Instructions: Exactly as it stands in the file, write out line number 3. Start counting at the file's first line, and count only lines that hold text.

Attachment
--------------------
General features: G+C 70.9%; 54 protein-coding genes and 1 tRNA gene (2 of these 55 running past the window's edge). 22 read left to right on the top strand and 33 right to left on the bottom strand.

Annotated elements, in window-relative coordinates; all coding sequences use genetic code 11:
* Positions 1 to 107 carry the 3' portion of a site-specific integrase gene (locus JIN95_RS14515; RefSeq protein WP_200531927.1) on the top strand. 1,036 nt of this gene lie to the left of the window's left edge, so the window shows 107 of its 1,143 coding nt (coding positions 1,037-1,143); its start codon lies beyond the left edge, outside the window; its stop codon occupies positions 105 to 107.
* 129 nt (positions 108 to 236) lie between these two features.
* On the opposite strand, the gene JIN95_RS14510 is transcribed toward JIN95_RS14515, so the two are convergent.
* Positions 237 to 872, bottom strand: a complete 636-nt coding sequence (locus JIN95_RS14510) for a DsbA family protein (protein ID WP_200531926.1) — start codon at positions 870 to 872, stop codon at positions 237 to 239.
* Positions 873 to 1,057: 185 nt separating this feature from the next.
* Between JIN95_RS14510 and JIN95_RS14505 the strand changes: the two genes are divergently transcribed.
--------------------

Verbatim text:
* Positions 1 to 107 carry the 3' portion of a site-specific integrase gene (locus JIN95_RS14515; RefSeq protein WP_200531927.1) on the top strand. 1,036 nt of this gene lie to the left of the window's left edge, so the window shows 107 of its 1,143 coding nt (coding positions 1,037-1,143); its start codon lies beyond the left edge, outside the window; its stop codon occupies positions 105 to 107.